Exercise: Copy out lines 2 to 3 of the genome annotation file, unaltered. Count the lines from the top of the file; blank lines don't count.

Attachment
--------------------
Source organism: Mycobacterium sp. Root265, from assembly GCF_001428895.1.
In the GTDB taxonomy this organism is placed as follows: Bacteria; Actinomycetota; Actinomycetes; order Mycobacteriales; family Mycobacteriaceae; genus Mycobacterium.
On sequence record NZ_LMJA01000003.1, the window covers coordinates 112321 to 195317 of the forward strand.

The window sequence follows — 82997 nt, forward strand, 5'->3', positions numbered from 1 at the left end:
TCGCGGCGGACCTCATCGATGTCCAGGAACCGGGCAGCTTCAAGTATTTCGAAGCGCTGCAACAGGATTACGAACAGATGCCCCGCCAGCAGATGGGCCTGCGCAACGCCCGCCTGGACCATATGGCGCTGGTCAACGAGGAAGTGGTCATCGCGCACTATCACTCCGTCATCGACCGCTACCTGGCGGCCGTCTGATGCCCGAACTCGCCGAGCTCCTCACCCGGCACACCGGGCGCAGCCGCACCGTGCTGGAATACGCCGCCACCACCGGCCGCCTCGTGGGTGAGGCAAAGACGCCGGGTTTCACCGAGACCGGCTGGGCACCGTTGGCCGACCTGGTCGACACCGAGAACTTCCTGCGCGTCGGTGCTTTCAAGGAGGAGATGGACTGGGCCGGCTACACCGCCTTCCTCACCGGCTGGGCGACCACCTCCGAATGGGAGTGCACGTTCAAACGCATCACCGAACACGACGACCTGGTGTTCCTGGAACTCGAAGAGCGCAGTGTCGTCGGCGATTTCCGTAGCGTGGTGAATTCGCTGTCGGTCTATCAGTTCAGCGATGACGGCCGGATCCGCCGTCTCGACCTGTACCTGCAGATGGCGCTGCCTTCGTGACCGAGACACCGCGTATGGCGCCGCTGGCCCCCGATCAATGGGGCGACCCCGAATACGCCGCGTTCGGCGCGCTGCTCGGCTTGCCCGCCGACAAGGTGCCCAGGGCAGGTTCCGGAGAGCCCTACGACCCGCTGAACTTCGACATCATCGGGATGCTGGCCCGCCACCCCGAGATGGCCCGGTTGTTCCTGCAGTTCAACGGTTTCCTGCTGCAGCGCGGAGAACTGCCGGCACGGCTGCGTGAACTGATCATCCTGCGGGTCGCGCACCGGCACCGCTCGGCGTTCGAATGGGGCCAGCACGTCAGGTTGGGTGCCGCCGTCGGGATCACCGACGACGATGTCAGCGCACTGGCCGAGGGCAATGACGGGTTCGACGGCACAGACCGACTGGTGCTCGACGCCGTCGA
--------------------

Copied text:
In the GTDB taxonomy this organism is placed as follows: Bacteria; Actinomycetota; Actinomycetes; order Mycobacteriales; family Mycobacteriaceae; genus Mycobacterium.
On sequence record NZ_LMJA01000003.1, the window covers coordinates 112321 to 195317 of the forward strand.